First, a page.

The 6 Things You Absolutely Need to Know Before Buying a TV...When They All Look the Same to You

The 6 Things You Absolutely Need to Know Before Buying a TV...When They All Look the Same to You

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Carley Knobloch
Jan 17, 2017

So you're shopping for a new television. You enter a big box store and find yourself standing in front of a synchronized wall of flashing monitors, a dizzying world of sensory overload that gives you everything except answers to your questions such as: Will this picture look as good in my home as it does here? What features will I really use? Why is it so hot in here, and why don't these stores serve cocktails?!

Buying a television these days can be overwhelming. You need to know a thing or two before you get hypnotized by the TV wall, or endless browser scrolling. More specifically, it's helpful to know the difference between marketing jargon and the few pieces of wisdom that will help you choose the TV that's right for you. Most of the language on the box is designed to cajole you into buying a more expensive model or to help you justify your already expensive purchase (my TV has more Quantum Dots than YOURS does!). So let's sweep the confusion away, shall we? And get down to the six things you need to know before you buy a television.

Armed with these few knowledge nuggets, and some comfort around the jargon, and you'll be set to buy the perfect set.

Size matters.

When it comes to size, things can go one of two ways: You get your TV home, mount it on the wall and realize it looks dinky. Regret city. Or, you go as big as you can afford and ignore the rest of the features, which you might regret as well. Size is tricky, so just like with a sofa or coffee table or any other major investment, it helps to measure in advance and even tape a rectangle on the wall to ensure that your selection isn't too big (or too small) for the space.

Choosing the right-sized TV will also depend on how far away you're viewing it. Use this as a guideline: Watch the TV from 1.5 to 2.5 inches away for every inch of diagonal width. Example: If you have a 55-inch TV in your living room, your couch should be somewhere between 6.9 and 11.5 feet away for an ideal viewing experience. If you're watching lots of 4K content and you buy a 4K TV, you can sit on the closer end of that range and not observe any pixelation—the picture will still be sharp from closer up.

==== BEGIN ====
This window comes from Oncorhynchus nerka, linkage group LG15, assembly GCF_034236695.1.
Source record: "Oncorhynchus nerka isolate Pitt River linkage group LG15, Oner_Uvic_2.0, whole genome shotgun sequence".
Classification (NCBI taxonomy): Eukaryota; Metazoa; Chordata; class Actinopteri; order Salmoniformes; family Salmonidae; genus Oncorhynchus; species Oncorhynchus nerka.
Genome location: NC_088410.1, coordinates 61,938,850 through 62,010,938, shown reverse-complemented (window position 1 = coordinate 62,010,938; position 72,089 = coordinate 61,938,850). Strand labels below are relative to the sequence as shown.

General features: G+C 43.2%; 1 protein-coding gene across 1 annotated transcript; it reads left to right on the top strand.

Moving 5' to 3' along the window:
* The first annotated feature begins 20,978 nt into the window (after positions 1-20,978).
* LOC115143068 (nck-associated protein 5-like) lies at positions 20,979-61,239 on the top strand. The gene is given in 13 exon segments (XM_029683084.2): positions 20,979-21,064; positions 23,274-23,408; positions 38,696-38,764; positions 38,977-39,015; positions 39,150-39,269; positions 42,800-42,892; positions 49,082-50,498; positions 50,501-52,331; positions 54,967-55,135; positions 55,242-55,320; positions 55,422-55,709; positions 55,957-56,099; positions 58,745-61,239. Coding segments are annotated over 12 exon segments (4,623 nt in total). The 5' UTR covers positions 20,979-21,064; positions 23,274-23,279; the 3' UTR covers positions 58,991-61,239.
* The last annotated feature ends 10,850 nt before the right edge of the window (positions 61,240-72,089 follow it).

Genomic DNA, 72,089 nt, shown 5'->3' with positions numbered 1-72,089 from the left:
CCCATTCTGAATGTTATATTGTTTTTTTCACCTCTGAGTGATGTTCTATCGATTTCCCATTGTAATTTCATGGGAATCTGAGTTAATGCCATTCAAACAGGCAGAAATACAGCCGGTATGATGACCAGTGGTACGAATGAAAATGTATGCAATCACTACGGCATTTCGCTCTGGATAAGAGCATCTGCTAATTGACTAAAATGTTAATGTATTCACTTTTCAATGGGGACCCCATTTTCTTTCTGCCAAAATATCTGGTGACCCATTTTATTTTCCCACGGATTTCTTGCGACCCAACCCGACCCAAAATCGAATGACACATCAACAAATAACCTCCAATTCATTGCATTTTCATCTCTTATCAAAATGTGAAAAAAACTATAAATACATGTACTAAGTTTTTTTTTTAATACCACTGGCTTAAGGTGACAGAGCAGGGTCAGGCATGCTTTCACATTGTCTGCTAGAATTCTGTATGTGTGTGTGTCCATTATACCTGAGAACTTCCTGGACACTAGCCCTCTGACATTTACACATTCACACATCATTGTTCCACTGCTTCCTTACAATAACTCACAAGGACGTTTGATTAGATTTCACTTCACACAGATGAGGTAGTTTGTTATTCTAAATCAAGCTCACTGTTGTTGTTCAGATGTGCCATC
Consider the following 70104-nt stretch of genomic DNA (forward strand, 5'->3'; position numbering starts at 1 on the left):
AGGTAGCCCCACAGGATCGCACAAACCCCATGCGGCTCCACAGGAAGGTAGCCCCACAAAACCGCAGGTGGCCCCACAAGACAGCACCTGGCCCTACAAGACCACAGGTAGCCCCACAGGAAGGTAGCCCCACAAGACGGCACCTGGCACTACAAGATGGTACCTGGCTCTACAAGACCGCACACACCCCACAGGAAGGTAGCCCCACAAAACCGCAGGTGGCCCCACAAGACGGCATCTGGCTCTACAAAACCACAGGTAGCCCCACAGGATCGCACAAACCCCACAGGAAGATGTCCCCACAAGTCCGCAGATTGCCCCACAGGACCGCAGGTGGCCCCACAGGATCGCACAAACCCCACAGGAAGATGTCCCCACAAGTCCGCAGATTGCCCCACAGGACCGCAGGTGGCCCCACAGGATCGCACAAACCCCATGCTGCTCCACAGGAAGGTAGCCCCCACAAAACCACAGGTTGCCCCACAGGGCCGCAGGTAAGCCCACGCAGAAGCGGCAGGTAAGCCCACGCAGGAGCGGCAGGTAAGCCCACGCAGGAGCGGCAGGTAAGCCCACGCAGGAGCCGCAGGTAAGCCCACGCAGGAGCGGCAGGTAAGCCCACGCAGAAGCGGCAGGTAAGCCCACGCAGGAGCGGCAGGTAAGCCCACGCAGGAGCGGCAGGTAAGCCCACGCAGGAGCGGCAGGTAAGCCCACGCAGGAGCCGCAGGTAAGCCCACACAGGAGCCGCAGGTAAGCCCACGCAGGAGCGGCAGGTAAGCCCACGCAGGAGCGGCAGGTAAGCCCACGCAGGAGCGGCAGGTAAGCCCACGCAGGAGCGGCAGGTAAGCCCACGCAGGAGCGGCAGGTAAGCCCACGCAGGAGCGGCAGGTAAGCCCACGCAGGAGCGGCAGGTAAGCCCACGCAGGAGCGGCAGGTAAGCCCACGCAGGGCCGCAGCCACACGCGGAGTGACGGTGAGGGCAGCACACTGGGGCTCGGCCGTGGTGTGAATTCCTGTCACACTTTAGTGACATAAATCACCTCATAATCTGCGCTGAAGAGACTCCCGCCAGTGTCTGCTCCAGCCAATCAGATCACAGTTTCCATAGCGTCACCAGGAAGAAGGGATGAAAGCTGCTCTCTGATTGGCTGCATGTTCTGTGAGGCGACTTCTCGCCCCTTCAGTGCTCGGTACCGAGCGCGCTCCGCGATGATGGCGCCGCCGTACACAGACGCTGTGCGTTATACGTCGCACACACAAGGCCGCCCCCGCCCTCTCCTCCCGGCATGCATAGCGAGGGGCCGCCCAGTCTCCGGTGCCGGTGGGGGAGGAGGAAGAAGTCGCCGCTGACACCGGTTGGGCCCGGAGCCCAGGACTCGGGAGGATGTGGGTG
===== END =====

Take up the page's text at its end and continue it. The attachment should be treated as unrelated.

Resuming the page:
Speaking of diagonal width, don't forget that a TV's inch size refers to just that—the diagonal width of it's screen, not to its horizontal width. (Makes it sound bigger, doesn't it?). The actual width and height of, say, a 55" inch TV can vary depending on its housing, so make sure you look up the actual width and height dimensions of the TV before you start measuring.

Bottom line: Size depends greatly on your viewing distance. When it doubt (and if the budget allows), go larger. You won't be sorry.

Know your display types.

I'm going to go out on a limb and guess that you don't care too much about how your TV makes a Real Housewives marathon appear on your screen, only that it does it well, and will continue to do so years to come. So here's a quick rundown of the common display types on the market today, so you can choose the one that's right for your space:

  • A Plasma TV is great for a dark room (like a dedicated home theater), because they have high contrast and a wide viewing angle (easy to see from all over the room). However, they can suffer from glare issues in a normal living room with windows or other ambient light.
  • An LCD (liquid crystal display) TV is a good entry level option, as they're typically less expensive than an LED or OLED. Not the best for a crowd (like your next Superbowl party), because viewing angles are limited. For a bedroom (where you're typically watching straight-on from bed), it's a good, inexpensive option.
  • An LED (light emitting diode) TV is the most widely-available option right now, in tons of sizes and prices. Typically more expensive than a Plasma or an LCD, but less than an OLED.
  • OLEDs (organic light emitting diodes) are the best things going, said to combine the best qualities of a Plasma and an LED. They perform well in brighter rooms; they're super-thin; they also have high contrast ratios and beautiful dark blacks, which create great cinematic visuals. OLEDs are also expensive to make right now, so you'll be paying more for all these best-of-class features (with prices hopefully coming down soon).

Bottom Line: An OLED TV is the best you can do. LED TVs are the most widely available, but an LCD or Plasma might be great for you depending on your room specifications and needs.

What's the deal with curved TVs?